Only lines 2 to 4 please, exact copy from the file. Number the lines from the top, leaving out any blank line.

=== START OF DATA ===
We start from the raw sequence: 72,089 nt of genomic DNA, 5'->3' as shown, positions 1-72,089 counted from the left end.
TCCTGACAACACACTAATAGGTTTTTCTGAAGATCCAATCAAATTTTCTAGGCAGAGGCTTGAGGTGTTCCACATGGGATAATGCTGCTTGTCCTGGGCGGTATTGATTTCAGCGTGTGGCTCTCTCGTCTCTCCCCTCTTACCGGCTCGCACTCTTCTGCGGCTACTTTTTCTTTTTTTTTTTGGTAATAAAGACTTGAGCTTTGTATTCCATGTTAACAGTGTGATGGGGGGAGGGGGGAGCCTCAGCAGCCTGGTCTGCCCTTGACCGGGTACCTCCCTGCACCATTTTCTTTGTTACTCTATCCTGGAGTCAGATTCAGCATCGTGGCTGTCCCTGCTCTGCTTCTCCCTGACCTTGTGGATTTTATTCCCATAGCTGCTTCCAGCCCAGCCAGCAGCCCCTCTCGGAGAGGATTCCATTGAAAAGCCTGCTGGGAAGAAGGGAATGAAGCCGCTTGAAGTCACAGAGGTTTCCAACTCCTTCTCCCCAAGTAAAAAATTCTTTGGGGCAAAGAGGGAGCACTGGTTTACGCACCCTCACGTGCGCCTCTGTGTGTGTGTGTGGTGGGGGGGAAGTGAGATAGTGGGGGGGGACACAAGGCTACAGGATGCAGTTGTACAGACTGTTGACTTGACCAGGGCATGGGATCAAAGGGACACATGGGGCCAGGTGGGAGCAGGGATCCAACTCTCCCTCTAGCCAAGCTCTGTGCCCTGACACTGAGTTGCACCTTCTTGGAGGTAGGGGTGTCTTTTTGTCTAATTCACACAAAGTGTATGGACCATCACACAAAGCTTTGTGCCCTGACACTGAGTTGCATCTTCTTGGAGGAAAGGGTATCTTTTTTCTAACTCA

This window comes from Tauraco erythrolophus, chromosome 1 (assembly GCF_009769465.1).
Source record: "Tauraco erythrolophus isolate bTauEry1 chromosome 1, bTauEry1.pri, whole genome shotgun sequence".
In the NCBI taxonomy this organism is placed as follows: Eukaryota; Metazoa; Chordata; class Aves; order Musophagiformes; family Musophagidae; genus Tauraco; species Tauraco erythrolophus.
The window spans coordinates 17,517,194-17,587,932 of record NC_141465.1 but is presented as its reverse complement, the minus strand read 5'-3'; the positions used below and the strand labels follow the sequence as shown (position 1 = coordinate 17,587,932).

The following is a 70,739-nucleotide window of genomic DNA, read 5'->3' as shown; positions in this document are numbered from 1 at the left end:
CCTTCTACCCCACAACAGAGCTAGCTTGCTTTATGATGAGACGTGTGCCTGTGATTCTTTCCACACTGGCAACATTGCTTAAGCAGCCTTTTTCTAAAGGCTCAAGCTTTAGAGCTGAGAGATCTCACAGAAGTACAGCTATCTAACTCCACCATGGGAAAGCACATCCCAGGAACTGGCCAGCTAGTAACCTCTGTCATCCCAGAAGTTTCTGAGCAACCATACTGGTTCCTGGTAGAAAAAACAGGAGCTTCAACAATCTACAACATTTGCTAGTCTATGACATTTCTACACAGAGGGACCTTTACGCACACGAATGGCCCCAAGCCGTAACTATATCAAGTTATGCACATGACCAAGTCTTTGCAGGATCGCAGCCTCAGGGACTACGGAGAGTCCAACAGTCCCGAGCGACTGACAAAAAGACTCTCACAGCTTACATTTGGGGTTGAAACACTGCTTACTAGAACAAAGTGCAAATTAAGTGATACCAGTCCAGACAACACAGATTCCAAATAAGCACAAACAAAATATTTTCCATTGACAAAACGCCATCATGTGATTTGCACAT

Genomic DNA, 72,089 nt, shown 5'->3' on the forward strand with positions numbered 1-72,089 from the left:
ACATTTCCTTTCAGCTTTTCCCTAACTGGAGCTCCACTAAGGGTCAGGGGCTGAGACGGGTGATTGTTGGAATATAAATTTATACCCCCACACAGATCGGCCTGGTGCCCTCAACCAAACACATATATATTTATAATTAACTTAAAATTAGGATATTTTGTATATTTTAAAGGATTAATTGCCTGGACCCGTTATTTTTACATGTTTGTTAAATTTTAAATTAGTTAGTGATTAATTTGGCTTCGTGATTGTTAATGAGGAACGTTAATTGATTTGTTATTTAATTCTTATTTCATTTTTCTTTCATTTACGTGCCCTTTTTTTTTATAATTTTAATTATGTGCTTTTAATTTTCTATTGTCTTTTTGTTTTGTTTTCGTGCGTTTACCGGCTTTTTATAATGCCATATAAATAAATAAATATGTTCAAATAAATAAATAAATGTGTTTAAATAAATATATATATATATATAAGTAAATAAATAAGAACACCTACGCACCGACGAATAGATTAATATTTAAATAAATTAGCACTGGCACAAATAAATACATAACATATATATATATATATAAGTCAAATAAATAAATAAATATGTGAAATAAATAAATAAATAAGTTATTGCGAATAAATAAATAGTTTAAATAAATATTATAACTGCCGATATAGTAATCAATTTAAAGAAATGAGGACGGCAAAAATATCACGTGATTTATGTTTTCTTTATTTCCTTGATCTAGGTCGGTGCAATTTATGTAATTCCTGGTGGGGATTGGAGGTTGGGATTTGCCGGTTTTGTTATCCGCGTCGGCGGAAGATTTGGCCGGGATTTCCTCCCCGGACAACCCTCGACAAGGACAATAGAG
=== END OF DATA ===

TCCTGACAACACACTAATAGGTTTTTCTGAAGATCCAATCAAATTTTCTAGGCAGAGGCTTGAGGTGTTCCACATGGGATAATGCTGCTTGTCCTGGGCGGTATTGATTTCAGCGTGTGGCTCTCTCGTCTCTCCCCTCTTACCGGCTCGCACTCTTCTGCGGCTACTTTTTCTTTTTTTTTTTGGTAATAAAGACTTGAGCTTTGTATTCCATGTTAACAGTGTGATGGGGGGAGGGGGGAGCCTCAGCAGCCTGGTCTGCCCTTGACCGGGTACCTCCCTGCACCATTTTCTTTGTTACTCTATCCTGGAGTCAGATTCAGCATCGTGGCTGTCCCTGCTCTGCTTCTCCCTGACCTTGTGGATTTTATTCCCATAGCTGCTTCCAGCCCAGCCAGCAGCCCCTCTCGGAGAGGATTCCATTGAAAAGCCTGCTGGGAAGAAGGGAATGAAGCCGCTTGAAGTCACAGAGGTTTCCAACTCCTTCTCCCCAAGTAAAAAATTCTTTGGGGCAAAGAGGGAGCACTGGTTTACGCACCCTCACGTGCGCCTCTGTGTGTGTGTGTGGTGGGGGGGAAGTGAGATAGTGGGGGGGGACACAAGGCTACAGGATGCAGTTGTACAGACTGTTGACTTGACCAGGGCATGGGATCAAAGGGACACATGGGGCCAGGTGGGAGCAGGGATCCAACTCTCCCTCTAGCCAAGCTCTGTGCCCTGACACTGAGTTGCACCTTCTTGGAGGTAGGGGTGTCTTTTTGTCTAATTCACACAAAGTGTATGGACCATCACACAAAGCTTTGTGCCCTGACACTGAGTTGCATCTTCTTGGAGGAAAGGGTATCTTTTTTCTAACTCA

This window comes from Tauraco erythrolophus, chromosome 1 (assembly GCF_009769465.1).
Source record: "Tauraco erythrolophus isolate bTauEry1 chromosome 1, bTauEry1.pri, whole genome shotgun sequence".